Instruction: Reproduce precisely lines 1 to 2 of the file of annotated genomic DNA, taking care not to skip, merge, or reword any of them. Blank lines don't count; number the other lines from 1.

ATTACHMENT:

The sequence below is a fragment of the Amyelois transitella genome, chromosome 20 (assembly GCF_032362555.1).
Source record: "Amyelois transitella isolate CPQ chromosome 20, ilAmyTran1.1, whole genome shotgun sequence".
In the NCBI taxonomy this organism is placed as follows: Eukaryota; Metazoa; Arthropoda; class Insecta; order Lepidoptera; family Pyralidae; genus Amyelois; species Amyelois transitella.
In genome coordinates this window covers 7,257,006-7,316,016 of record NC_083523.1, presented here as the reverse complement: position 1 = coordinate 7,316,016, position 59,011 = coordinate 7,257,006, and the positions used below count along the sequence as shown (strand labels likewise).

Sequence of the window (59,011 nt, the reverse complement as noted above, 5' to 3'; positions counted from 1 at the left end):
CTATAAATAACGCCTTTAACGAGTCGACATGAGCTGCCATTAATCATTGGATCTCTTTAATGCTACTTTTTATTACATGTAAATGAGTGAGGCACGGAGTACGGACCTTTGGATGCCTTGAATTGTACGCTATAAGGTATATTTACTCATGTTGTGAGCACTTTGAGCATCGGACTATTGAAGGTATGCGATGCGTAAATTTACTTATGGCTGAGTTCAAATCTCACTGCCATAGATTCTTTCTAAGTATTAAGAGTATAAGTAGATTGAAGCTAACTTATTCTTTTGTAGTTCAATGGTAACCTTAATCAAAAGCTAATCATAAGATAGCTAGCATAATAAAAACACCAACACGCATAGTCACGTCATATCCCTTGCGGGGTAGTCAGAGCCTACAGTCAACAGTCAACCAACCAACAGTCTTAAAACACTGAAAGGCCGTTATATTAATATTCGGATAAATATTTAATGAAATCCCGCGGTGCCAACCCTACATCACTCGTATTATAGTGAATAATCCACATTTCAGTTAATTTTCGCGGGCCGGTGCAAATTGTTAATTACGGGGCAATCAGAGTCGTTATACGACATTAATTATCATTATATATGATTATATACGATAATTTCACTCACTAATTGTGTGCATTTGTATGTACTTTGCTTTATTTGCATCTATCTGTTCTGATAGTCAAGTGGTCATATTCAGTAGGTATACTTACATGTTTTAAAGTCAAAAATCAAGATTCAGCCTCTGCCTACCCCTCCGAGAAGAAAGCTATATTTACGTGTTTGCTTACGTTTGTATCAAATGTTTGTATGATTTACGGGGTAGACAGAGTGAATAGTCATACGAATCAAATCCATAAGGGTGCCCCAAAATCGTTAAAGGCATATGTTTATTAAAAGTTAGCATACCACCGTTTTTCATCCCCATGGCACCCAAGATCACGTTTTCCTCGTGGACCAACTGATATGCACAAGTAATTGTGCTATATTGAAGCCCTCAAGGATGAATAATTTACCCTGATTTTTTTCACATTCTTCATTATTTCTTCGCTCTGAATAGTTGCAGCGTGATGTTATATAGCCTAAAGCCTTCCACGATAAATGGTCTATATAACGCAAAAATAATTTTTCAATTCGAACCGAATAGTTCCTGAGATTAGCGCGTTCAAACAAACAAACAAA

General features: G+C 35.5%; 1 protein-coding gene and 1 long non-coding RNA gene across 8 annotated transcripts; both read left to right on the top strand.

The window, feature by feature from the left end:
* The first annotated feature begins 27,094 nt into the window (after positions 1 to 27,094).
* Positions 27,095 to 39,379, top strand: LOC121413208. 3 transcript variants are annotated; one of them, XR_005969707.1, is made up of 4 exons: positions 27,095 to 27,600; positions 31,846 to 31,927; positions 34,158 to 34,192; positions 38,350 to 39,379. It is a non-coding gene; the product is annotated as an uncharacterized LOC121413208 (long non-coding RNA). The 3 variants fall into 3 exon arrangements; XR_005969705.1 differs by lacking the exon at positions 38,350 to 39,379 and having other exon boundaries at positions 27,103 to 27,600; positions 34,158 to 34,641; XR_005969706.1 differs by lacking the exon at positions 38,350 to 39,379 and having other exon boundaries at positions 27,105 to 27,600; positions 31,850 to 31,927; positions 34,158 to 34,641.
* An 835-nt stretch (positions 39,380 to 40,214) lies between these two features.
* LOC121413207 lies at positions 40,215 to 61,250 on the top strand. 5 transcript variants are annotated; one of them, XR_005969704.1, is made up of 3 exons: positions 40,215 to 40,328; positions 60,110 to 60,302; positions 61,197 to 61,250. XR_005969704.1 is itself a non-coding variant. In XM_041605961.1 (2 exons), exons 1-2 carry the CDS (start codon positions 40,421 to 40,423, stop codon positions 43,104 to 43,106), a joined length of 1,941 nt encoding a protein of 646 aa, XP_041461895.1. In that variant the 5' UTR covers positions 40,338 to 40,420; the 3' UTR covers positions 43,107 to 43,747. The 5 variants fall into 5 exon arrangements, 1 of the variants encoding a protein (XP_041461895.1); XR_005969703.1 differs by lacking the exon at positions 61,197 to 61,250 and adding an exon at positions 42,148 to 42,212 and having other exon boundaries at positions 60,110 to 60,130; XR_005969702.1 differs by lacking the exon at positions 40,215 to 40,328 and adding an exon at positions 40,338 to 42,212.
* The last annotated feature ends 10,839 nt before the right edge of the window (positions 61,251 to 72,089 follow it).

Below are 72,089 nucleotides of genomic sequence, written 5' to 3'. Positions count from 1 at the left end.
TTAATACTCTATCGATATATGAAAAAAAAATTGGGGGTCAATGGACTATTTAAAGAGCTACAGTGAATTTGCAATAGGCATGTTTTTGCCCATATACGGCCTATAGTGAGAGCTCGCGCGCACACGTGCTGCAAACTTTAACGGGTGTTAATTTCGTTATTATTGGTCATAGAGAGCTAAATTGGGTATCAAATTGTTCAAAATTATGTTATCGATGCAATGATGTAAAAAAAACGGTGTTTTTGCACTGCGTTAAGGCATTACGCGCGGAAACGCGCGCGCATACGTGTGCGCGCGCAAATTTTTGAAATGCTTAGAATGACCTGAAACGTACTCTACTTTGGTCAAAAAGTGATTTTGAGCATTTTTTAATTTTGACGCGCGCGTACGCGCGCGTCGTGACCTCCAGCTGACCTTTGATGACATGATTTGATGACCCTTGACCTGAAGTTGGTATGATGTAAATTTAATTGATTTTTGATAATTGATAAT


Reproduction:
The sequence below is a fragment of the Amyelois transitella genome, chromosome 20 (assembly GCF_032362555.1).
Source record: "Amyelois transitella isolate CPQ chromosome 20, ilAmyTran1.1, whole genome shotgun sequence".